When should I take the SAT (or ACT)?
There are a million different answers to this question depending on who you ask, but based on my experience the flow chart should look like this (Disclaimers include the following: these are just general recommendations, every student is different, talk to me or your guidance counselor for additional information, read College Confidential, etc.):
- Have you completed Algebra II before Junior Year?
If NO, then wait until at least the winter if not the spring of Junior year to take the SAT. I see no reason to take a test before one has completed study of the actual subjects tested, and a good chunk of the SAT Math consists of topics covered in Algebra 2.
So the December SAT would be the absolute earliest I would recommend taking the test, and even then this will likely not be the highest score as the material covered in Algebra 2 in the winter/spring should help yield score increases in later tests. Depending on a student’s schedule and confidence in math, I might even recommend waiting until the March SAT for the first testing. While this might seem late, the imprint of an early less-than-stellar score is not helpful. If a student really wants to know where they stand to start narrowing down college lists, they can just use their PSAT result, which will come out in December. The PSAT score is a pretty accurate prediction of where the SAT score will be (Many assume the first SAT score will come in a good bit higher than the PSAT, but in my experience this gain is overstated. ON AVERAGE from what I have observed, a student’s first SAT (without prep!) is usually ON AVERAGE about 20-40 points higher than the PSAT score. Many students actually end up with a lower score on their first SAT relative to their PSAT, so there is certainly some variability there.
If the answer to question 1 is YES, then you can take the test whenever you want – Precalculus/Trig/Analysis is also helpful with the test, so students who aren’t hitting 1400+ on their sophomore year PSAT may want to consider waiting until that Dec SAT just to get the added benefit of Junior Year math.
- Do you have a time- and energy-intensive activity during one part of the year?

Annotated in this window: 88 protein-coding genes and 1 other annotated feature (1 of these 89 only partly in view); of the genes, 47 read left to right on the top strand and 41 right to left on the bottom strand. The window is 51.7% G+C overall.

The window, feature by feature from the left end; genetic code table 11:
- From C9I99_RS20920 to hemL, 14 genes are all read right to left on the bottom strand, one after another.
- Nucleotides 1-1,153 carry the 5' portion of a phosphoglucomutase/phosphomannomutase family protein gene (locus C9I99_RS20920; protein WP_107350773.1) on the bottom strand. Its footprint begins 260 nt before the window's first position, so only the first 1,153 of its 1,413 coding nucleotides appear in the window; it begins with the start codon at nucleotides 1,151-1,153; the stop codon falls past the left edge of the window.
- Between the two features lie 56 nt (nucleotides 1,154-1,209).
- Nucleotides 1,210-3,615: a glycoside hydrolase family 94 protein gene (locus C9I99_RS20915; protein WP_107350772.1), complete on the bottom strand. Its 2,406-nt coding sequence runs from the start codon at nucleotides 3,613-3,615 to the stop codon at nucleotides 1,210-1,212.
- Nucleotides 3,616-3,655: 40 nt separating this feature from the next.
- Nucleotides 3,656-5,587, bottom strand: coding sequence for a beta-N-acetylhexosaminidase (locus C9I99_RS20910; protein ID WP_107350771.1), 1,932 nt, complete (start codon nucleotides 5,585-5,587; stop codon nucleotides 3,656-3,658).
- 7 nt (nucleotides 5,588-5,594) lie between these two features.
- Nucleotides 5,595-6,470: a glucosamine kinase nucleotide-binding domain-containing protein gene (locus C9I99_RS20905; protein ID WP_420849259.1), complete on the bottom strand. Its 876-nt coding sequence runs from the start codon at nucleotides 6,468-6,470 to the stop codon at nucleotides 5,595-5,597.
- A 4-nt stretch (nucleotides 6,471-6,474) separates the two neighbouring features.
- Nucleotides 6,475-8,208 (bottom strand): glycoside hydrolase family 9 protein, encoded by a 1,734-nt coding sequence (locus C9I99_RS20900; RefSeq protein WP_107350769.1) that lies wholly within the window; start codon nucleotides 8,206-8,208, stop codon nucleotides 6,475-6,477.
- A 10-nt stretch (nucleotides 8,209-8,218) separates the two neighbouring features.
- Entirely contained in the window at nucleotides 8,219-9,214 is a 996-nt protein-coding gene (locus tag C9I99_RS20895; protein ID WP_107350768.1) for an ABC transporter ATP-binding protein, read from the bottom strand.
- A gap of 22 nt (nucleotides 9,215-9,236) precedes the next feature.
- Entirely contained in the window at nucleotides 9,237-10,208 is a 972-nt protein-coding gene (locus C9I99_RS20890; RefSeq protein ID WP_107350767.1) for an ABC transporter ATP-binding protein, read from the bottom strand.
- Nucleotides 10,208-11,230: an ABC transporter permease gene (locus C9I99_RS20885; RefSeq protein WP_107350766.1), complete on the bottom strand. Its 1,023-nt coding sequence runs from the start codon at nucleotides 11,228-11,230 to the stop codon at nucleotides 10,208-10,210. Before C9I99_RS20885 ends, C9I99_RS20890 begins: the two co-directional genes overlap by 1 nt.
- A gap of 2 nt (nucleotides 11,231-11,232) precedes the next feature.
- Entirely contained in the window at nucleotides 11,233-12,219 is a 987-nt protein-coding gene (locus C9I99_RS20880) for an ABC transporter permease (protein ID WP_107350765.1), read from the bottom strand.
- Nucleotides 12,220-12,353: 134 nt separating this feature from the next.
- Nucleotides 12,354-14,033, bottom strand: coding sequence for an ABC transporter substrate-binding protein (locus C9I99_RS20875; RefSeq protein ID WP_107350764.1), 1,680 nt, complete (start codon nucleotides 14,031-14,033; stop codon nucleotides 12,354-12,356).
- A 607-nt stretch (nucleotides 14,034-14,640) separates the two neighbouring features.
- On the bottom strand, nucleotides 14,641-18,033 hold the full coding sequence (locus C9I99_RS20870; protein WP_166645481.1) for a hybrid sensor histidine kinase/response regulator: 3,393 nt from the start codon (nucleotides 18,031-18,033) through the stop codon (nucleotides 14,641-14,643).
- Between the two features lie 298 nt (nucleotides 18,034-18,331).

If YES, then you should try to take the test in the off-season. For example, football players don’t need to rush and test in the fall during the middle of the season. But students involved in baseball/lacrosse/other spring activities may want to think ahead and try to take the test in the fall or winter if possible.
If NO, then again it doesn’t matter when you take it.
- Are you potentially a recruited athlete?
If YES, then you may want to take a test earlier in Junior year (like in the Fall) than might be otherwise recommended for the general student population. The reason for this is that in most cases coaches want to know if you can get in to a school before they start considering you as a recruit. For example, if you take a test (even without practice) and score 900/1600, it will be very hard for a Harvard to consider recruiting you, even if you are tops in your sport. Of course schools understand that test scores can be improved with practice, so a low-ish score will not rule anything out but again a test may be encouraged to help properly set your goals.
- On practice tests, are you scoring at a level that you would be happy with on the real test? (VERY IMPORTANT!)
If YES, then take the test whenever you want.
If NO, then WAIT and KEEP STUDYING!
There is no magical bump from practice test to actual test beyond some nominal amount (maybe 30-40 points) due to perhaps somewhat increased focus. But if you are scoring 1250 on practice tests and you need a 1400 on the real thing, those 150 points will not materialize just because you are sitting in a testing room. There are still math concepts you need to learn and practice, reading comprehension skills to practice, and grammar rules to study and internalize. Again, what you are scoring on practice tests from the College Board book is very likely to be approximately what you will score on the actual test. There have been rare exceptions (in both directions), but for the most part this holds true.
The corollary to this is that if you are a sophomore who has already completed Algebra II and Precalculus/Trig and are scoring ~1500 on practice tests and that is your target score, you could conceivably take the test Sophomore year and be done with it. On the other hand, some students have noted that the extra rigor of Junior year AP English added to their vocabulary and reading comprehension skills and thus gave a boost on the Reading section; however, high-achieving students may choose to get the SAT out of the way Sophomore year if Junior year is stacked with a lot of AP classes.